With a renewed interest in music on vinyl records, and with consumers having nearly fully embraced the convenience of music downloads and streaming, we have in recent years heard claims that the death knell of the CD has been all but rung.
In regards to vinyl, we can find abundant testimony from those that would promote the notion its sound quality is superior, and that it reproduces a “warmer,” more authentic sound, while CDs compromise quality for the sake of portability and convenience. Just how accurate are these claims, and should they cause you to run out and trade in your CDs and CD player for old-school records and a turntable?
The fact of the matter is industry professionals, such as recording engineers, will readily state that vinyl has inherent deficiencies that digital recordings (CDs) do not, with problems in reproducing both low and high ends being the most significant.
This, in part, happens because the vinyl disc is a steadily collapsing medium – as the record plays and the needle gets closer to the label, “information” becomes more and more compromised and high frequencies get lost.
Another glaring issue with vinyl is distortion. Anyone who has played a record on a turntable is all too familiar with the clicks and pops that come with listening, and knows that these increase in number and audible volume the more the album is played.
While this may be the most obvious distortion heard, other forms have already been mentioned, such as the inability to accurately reproduce high end, with this particular failure of the medium being what many interpret as the “warmth” that vinyl delivers.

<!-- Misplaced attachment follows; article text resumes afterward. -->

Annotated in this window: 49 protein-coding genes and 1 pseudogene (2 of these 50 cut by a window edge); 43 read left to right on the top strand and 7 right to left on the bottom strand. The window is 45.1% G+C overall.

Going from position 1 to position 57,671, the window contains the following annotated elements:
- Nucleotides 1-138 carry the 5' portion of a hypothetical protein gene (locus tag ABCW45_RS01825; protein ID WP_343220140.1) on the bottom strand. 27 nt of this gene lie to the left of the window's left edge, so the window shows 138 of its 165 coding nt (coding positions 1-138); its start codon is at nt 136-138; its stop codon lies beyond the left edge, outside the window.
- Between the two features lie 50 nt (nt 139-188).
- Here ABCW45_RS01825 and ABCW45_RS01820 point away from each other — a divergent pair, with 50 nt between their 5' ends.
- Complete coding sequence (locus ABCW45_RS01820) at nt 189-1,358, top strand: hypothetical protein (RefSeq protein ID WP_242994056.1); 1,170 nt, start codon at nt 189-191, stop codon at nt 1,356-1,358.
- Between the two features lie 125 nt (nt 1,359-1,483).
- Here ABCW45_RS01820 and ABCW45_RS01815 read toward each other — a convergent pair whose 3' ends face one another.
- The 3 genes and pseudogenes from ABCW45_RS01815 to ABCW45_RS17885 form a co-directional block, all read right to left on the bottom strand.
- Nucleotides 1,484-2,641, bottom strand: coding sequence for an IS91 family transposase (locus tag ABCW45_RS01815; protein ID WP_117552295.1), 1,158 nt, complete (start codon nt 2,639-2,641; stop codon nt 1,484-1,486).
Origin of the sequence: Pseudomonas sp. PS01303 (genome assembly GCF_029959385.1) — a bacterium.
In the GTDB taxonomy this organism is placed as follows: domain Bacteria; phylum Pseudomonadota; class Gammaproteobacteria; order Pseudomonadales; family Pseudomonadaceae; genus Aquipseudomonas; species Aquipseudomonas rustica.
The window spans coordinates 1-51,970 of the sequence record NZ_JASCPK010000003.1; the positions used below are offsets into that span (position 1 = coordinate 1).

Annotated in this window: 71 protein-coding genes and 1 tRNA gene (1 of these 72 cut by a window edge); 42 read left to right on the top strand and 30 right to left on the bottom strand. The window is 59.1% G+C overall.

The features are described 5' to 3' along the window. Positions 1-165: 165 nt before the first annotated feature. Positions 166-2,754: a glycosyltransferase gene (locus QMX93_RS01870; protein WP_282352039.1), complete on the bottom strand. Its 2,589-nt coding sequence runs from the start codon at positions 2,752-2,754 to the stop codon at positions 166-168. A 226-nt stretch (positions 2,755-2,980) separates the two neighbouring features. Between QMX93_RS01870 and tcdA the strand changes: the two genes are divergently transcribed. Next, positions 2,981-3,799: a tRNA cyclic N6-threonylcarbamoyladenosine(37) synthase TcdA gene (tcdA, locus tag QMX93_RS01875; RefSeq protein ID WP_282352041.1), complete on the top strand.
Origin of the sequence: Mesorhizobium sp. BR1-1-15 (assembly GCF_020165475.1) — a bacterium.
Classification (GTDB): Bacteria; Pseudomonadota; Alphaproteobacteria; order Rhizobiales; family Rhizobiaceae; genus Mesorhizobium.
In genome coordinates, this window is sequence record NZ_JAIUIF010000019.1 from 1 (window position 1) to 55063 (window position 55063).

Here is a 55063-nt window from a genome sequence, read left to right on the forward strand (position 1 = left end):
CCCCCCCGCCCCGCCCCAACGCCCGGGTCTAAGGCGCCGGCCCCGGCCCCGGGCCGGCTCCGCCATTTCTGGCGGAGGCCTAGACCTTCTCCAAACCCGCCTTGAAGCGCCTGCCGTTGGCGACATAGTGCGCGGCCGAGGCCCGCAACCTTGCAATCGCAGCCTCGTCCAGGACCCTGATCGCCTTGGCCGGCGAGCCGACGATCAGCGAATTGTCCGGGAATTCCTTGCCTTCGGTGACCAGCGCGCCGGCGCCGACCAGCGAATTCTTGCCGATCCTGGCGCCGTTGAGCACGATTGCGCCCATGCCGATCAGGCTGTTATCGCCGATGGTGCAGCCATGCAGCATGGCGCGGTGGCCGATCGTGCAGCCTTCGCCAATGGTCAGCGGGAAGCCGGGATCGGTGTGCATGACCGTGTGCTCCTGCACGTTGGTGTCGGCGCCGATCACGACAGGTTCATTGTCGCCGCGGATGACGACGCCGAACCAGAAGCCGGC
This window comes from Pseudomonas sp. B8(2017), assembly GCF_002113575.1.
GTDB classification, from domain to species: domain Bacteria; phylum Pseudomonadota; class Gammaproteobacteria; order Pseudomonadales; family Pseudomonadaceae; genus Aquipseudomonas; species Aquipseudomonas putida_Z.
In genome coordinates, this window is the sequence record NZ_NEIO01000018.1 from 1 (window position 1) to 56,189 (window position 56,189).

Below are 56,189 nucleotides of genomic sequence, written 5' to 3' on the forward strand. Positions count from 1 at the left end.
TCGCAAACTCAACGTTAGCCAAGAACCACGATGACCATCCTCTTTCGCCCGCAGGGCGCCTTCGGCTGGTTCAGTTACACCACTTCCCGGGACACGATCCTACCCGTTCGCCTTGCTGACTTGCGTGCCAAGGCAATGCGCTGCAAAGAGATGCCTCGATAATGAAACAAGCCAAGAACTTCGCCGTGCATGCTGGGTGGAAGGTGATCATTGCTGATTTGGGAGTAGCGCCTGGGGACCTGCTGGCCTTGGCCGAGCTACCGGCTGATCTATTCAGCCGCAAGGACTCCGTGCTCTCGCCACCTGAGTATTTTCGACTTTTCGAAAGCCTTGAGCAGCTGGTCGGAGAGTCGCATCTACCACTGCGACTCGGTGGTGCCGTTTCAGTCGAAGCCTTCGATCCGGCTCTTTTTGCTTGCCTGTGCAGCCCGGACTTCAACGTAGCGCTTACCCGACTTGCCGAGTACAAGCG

The comparison between vinyl and CD can go into minute detail, but let’s move on to music downloads vs. CD. Downloads come in more than one format, the most common being the MP3, which is classified as a “lossy” audio data compression, with compression allowing for more data (or music) storage.
One byproduct of this compression is reduced audio fidelity, and while this format might deliver “good enough” audio, the “lossy” term alone should serve as a warning to those looking for the high fidelity experience.
While today’s CDs may provide a far more accurate reproduction of what is heard in the studio and in the concert hall than do vinyl records or MP3s, there is another medium that provides an even more accurate representation of what is being reproduced: high definition or high resolution music.
Also downloadable, music files in this format cannot be stored on devices like smartphones or tablets and must be stored on external hard drives, computers or music servers.
This is due to files being extremely large because of the amount of data required to reproduce music at this standard.
Whether you’re looking for convenience or the ultimate listening experience, the only way to make the best choice is to get your ears involved and visit your local audio showroom to hear demos and to pick the brains of experts in the field.
Carlos Ramos is the sales and marketing manager with Custom Audio Video in Bluffton.